Life without a passport

Youth enjoying CADS festival but denied other opportunities because they are unable to gain citizenship

Ta Hay Tha (second from left) and Anderson Losada

Ta Hay Tha (second from left) and Anderson Losada

The Canadian Association for Disabled Skiers (CADS) is holding their annual family festival at the Kimberley Alpine Resort this week. The week includes adaptive ski improvement lessons, camaraderie, fun games, on snow activities, and a wind up Awards banquet.

Taking part in this week’s festivities are two young men with ties to Kimberley. Both were brought here by the Friends of Burma group as refugees.

Ta Hay Tha, a Karen refugee from Myanmar, has lived in Kimberley with his mother and extended family for five years. He is a familiar sight on the slopes of the Kimberley Alpine Resort.

Anderson Losada, a Colombian refugee, came to Kimberley, again with assistance from Friends of Burma, several years ago and lived here for three years. He stepped on a land mine as a child and is an amputee. He has since moved with his family to Calgary, but remains in touch with Shauna Jimenez of Friends of Burma.  In fact, Jimenez brought Anderson to Kimberley to take part in CADS this week.

She says it’s great to see both young men enjoying themselves this week, but says that both are missing out on other opportunities because they are ineligible for Canadian citizenship.

It is especially heartbreaking for Anderson, Jimenez says, because he has successfully qualified for a spot to compete in the Canadian National Ski competition in Whistler. But he can’t go because he doesn’t have a Canadian passport.

“This 16 year old known to many of us in Kimberley, has received support from many generous local residents, the Canadian Association for Disabled Skiers (CADS) and the WarAmps of Canada,” Jimenez said.  “With his CADS coach in Calgary, he has been working diligently to get ready to compete in the Canadian National finals for Disabled Skiers.”

Neither Anderson nor Ta Hay Tha can apply for Canadian citizenship until they are 18. And because their mothers are not fluent enough in English to pass the citizenship test themselves, the boys cannot become citizens until then.

“Although Anderson and his family have lived in Canada for over five years, they are ineligible for Canadian citizenship due to recent changes to the citizenship application rules,” Jimenez said.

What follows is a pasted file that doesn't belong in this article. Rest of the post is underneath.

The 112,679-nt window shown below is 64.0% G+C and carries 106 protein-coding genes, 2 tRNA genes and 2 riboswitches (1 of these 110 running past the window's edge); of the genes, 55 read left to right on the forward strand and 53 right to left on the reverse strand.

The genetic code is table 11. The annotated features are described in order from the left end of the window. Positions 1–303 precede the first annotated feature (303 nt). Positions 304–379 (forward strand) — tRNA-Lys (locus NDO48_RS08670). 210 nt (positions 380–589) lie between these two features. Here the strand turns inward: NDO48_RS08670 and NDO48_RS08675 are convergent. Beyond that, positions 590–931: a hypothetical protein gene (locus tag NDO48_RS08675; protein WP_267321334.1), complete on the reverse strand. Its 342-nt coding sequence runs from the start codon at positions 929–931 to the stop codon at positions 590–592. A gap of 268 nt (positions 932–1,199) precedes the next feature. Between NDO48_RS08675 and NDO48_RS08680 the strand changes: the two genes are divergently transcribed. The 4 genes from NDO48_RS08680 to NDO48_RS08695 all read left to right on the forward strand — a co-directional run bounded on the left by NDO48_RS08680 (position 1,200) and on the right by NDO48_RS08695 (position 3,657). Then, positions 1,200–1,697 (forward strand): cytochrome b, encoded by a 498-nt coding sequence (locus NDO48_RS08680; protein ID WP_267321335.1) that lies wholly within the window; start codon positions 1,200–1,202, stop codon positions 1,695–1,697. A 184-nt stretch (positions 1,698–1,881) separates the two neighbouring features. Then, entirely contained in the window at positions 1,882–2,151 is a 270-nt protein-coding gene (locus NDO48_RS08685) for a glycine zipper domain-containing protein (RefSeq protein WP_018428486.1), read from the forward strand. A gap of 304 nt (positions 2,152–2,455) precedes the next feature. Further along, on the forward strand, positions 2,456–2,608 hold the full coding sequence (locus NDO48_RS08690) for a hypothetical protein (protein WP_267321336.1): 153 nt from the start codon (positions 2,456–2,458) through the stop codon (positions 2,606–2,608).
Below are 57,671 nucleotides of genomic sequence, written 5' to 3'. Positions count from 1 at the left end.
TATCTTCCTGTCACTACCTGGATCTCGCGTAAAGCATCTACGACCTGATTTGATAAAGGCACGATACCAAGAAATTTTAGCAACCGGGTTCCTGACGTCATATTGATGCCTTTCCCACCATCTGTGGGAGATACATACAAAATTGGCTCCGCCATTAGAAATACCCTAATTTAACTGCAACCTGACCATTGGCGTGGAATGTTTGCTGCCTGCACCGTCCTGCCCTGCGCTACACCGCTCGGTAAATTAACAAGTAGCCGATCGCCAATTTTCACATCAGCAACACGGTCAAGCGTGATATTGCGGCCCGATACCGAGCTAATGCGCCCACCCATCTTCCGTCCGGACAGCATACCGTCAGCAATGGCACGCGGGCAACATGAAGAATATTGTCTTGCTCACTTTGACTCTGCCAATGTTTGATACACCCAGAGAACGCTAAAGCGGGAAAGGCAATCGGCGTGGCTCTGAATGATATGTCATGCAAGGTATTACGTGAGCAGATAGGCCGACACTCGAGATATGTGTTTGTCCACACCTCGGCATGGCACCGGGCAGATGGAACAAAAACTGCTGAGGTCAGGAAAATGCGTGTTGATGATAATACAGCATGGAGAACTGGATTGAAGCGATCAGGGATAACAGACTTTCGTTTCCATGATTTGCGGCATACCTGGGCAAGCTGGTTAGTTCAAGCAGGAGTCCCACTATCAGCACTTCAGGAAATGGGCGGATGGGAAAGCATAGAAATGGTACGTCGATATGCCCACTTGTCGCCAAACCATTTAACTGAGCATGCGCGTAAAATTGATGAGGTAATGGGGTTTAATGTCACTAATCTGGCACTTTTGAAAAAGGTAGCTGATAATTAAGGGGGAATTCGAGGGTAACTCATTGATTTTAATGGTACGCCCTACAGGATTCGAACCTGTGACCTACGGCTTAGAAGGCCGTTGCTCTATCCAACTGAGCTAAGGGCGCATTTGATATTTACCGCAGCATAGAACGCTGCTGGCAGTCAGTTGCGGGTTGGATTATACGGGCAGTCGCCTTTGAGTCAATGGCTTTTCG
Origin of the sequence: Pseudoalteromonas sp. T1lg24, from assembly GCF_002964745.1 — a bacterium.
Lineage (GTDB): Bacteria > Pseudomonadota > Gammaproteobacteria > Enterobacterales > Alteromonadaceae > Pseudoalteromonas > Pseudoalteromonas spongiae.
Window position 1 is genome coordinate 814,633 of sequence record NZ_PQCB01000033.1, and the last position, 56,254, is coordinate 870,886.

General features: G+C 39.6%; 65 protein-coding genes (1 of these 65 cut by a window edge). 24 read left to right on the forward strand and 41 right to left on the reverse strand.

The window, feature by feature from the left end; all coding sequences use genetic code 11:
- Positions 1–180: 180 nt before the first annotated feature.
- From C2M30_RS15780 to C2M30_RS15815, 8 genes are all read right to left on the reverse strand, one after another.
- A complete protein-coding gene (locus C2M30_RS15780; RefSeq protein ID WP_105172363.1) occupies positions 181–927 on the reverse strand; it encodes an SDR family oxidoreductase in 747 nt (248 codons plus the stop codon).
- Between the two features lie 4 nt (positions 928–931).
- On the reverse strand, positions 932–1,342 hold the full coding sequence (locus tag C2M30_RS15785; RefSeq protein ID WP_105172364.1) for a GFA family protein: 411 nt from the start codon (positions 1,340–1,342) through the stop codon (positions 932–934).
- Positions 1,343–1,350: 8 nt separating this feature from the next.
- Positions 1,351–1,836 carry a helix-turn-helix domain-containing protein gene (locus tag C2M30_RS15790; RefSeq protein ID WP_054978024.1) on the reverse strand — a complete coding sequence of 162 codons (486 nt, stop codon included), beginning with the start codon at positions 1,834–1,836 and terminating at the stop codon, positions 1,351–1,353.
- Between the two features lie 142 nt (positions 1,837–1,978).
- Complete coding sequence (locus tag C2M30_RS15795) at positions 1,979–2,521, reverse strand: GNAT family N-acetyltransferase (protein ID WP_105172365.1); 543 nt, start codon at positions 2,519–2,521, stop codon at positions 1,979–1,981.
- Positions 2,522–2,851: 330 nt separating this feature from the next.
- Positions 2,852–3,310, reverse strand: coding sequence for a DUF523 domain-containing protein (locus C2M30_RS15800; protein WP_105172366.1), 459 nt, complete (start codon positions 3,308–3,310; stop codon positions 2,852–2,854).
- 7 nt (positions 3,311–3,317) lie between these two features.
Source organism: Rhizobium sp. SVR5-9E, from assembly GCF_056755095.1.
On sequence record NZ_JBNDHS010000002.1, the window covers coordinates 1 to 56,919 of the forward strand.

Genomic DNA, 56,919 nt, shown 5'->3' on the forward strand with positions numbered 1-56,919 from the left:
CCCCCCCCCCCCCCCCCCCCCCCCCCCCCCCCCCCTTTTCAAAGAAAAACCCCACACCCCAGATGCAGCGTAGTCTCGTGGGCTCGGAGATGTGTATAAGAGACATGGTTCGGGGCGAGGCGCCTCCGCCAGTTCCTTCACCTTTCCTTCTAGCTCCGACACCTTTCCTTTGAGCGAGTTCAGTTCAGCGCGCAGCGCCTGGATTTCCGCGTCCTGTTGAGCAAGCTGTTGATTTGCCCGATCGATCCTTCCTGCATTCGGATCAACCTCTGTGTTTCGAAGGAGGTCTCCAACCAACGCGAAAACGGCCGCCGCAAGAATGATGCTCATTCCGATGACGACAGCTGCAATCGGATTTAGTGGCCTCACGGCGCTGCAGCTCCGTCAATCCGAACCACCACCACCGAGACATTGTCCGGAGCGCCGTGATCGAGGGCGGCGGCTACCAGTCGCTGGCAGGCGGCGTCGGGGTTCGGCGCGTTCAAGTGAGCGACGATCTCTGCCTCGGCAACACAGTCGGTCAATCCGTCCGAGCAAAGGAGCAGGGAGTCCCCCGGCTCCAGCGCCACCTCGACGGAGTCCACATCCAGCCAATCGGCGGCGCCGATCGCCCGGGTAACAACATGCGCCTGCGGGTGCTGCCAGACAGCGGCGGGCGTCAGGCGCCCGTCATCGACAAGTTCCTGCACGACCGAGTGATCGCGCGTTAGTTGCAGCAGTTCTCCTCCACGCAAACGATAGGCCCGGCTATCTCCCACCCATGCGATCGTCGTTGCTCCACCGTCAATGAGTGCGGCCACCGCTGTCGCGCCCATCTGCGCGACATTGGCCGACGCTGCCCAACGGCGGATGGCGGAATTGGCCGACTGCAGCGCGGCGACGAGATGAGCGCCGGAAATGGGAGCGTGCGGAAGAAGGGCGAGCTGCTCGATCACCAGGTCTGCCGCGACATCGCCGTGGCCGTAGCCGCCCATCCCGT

“His mother must first prove she is fluent in English (at level CLB 4 in Listening and Speaking) before she can even apply to try the increasingly difficult Canadian citizenship test. While fleeing persecution in her country of origin, she was unable to attend school, making it almost impossible for her to become fluent and literate enough in English to apply for citizenship. Thus, these recent policy changes prevent this family, like so many refugees, from obtaining Canadian citizenship and prevent this youth from competing in our national final competitions.”

Both boys can apply when they are 18, but in the meantime, they and their siblings and other children of refugees in the same situation are missing out.

“They can’t get a passport and that prevents them in participating in many things — simple things like the yearly trip for McKim students to Silverwood and others like the possibility of making the Canadian Para-Alpine team,” Jimenez said.

“Refugees like these families deserve a different application process for citizenship; one that does not prevent them from ever belonging. Refugees like this family are stateless. They do not belong to any nation. No matter how long they live here, and pay taxes to our government, they will remain excluded.  A vibrant reminder that Canada is now for the rich and the privileged only, based on recent policy changes affecting refugee sponsorship and citizenship.  Many of our parents and grandparents would never have become Citizens of Canada if this government had been in power with their current policies and regulations.”

Jimenez says the Act is constantly changing and the process to apply for Canadian citizenship becoming ever more onerous. She says it is highly unlikely either mother ­ — due to circumstances beyond their control — will ever be fluent enough to meet the high standards of the citizenship test. And because of the regulations, even though both Ta Hay Tha and Anderson Lasodo are fluent, they cannot apply as youth.

“We know too well what happens to youth who are constantly and deliberately excluded from meaningful participation in society. Canada was once known for our compassion towards refugees; a reputation many Canadians remain proud of, unaware that this has been totally destroyed over the past three years,” she said.


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